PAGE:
We in OTL continue to grapple with the possibilities and challenges presented by the evolving landscape of generative artificial intelligence (AI) in higher education. Over the past few months, several events related to AI and higher education have been held, and resources have been created, to offer experts’ insights on this complex topic.
This special issue of the OTL Teaching and Learning Digest features curated resources related to AI and teaching to help you think about how these technological changes may interact with your teaching.
OTL Curated Resources Related to Generative AI in Teaching and Learning
As we work on building provisional recommendations on the use of generative AI in teaching and learning, we have launched new materials to help instructors navigate this technology. We have curated an annotated list of resources on generative AI, including guidance in the University of Guelph context, introductory overviews on the technology, and expert advice on using generative AI in post-secondary teaching and learning. Our top three highlights from the resources include:
UNESCO’s Quick Start Guide to understand generative AI in higher education
Innovative resources from other Canadian post-secondary institutions
Specific perspectives from students and instructors on the use of generative AI in teaching and learning
OTL will be updating these resources periodically, and welcomes input from our UofG community at firstname.lastname@example.org.
Announcing the OTL Generative AI and Teaching Summer Session
In response to instructors’ requests for guidance on generative AI and teaching, OTL is pleased to announce two Generative AI and Teaching Summer Sessions. During these sessions, participants will:
discuss generative AI and teaching with colleagues from other disciplines,
experiment with a tool to determine allowable uses of generative AI in their courses,
and productively address an area of interest (e.g., modifying assessments to be AI-resistant, using AI for course planning and design, implementing generative AI into coursework, etc.)
The session is intended to be participatory and collaborative. It is not intended to be a primer on how to use ChatGPT or a detailed introduction to how generative AI works.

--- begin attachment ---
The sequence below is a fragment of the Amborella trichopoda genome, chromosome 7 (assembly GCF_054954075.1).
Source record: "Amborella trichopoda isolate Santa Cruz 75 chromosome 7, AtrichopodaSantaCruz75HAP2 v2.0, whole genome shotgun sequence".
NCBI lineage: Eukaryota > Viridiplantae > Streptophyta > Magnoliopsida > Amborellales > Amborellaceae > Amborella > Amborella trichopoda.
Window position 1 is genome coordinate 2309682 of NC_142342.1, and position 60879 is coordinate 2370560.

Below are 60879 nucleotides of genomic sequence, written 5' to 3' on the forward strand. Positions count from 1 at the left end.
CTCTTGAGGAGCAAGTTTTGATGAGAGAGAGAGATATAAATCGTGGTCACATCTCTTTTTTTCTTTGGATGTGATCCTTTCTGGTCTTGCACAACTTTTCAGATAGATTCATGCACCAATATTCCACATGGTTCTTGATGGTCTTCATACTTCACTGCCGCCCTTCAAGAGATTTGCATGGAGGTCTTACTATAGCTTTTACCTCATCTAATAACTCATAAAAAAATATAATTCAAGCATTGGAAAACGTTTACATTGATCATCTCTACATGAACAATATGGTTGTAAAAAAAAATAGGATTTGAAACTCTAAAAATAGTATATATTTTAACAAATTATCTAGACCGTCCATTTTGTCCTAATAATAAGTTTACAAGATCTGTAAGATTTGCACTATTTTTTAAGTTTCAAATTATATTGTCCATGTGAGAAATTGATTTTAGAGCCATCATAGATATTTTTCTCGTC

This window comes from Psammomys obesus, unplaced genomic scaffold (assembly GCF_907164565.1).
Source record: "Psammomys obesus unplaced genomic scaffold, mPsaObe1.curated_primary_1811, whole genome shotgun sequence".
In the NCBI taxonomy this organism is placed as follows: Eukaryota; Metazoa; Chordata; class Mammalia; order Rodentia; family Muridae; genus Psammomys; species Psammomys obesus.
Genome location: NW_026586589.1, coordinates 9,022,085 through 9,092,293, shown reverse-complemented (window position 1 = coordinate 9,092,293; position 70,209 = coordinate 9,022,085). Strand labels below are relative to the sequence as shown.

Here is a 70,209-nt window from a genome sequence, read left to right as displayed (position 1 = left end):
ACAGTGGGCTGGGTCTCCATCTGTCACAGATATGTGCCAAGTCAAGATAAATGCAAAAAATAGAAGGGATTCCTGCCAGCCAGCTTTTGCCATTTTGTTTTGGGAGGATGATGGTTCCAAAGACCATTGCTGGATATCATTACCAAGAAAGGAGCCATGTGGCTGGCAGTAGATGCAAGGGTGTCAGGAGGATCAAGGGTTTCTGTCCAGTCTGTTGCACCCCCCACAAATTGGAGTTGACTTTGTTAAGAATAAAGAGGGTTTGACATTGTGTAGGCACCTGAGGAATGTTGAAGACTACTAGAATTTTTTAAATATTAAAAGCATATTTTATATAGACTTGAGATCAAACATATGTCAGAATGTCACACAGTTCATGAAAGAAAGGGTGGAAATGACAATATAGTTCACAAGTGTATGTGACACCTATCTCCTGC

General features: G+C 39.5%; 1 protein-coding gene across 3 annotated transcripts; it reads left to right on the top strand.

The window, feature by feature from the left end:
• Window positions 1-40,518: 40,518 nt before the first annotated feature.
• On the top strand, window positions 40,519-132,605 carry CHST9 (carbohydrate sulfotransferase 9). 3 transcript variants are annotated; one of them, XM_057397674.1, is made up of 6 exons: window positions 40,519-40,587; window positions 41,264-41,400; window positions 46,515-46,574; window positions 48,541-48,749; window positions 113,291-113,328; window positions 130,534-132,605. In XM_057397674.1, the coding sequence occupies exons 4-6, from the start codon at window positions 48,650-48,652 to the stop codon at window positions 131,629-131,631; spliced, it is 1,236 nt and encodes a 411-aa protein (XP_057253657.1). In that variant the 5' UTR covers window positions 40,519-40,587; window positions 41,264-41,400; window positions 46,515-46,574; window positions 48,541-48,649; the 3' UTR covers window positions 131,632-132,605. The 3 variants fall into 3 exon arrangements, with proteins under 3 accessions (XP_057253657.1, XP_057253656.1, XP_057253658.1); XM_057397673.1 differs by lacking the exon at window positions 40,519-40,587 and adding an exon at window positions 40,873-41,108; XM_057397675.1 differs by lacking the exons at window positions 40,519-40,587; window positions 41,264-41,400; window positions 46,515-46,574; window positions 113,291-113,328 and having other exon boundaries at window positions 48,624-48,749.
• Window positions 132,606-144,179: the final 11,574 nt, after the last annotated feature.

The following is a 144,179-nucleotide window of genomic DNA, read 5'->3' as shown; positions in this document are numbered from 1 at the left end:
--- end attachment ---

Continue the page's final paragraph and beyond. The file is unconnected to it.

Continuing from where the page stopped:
Sessions will be offered on Thursday August 3rd from 1:30pm – 3:30pm (in-person in McLaughlin Library Room 265) and on Friday August 11th from 10:00am to 12:00pm (online via Microsoft Teams). To register for one of the sessions, visit this registration link. Please contact email@example.com with any questions.
UofG Academic Integrity Statement
In March 2023, the UG Campus News released a statement on AI systems and academic integrity. The statement affirms the University’s “commitment to ensuring that the use of AI in teaching and learning complies with existing policies and regulations that govern academic and scholarly integrity.” The statement also includes the following points:
- Students’ work must reflect their unique intellectual capacity and demonstrate the application of critical thinking and problem solving. Unauthorized use of AI to complete assessments violates the fundamental intellectual purposes of the University and does not demonstrate student achievement of course learning outcomes.
- Submission of materials completed by AI, without permission of the instructor, constitutes an offence under the University’s academic misconduct policies, either as a form of plagiarism or the use of unauthorized aids.
- Acceptable use of AI should be determined by the course instructor and may vary across disciplines, programs and types of assessments. In setting out course requirements and assessment criteria, the instructor should specify allowable uses of AI, if any, through the course outline and/or the learning management system (e.g., CourseLink). Clarity about the acceptable use of AI is critical for students and instructors. Students are responsible for appropriately referencing how and to what extent they have used AI in assessments in keeping with University and course requirements.
A New Tool to Help Instructors Determine Allowable Uses of Generative AI in Assessments
How can instructors clearly determine and communicate allowable uses of artificial intelligence (AI) in their courses, if any, when assigning written work? To help instructors with this issue, OTL collaborated with McLaughlin Library’s Writing Services to create a tool that includes encouragement to communicate with students about generative AI, to build AI literacy, and to define skills-based learning objectives in relation to generative AI. You can find the tool here.
The tool offers a checklist that can be included in a course outline or assignment instructions to let students know when they can and cannot use generative AI to complete writing assignments. As a Microsoft Word document, instructors can adjust the information on the checklist to their specific course content. Please try out the tool in your courses this fall and let us know how it works for you.
The tool may be adapted via a Creative Commons non-commercial share-alike license. It acts as a template to build further discipline-specific and assessment-specific tools to guide instructors in clearly determining and communicating allowable uses of generative AI in course work. If you have ideas on adapting this tool for your discipline or assessment types, please consider connecting to us to refine the tool, and so that we may share it as a resource for instructors.
Key Take-aways from Two UofG Events Related to AI and Education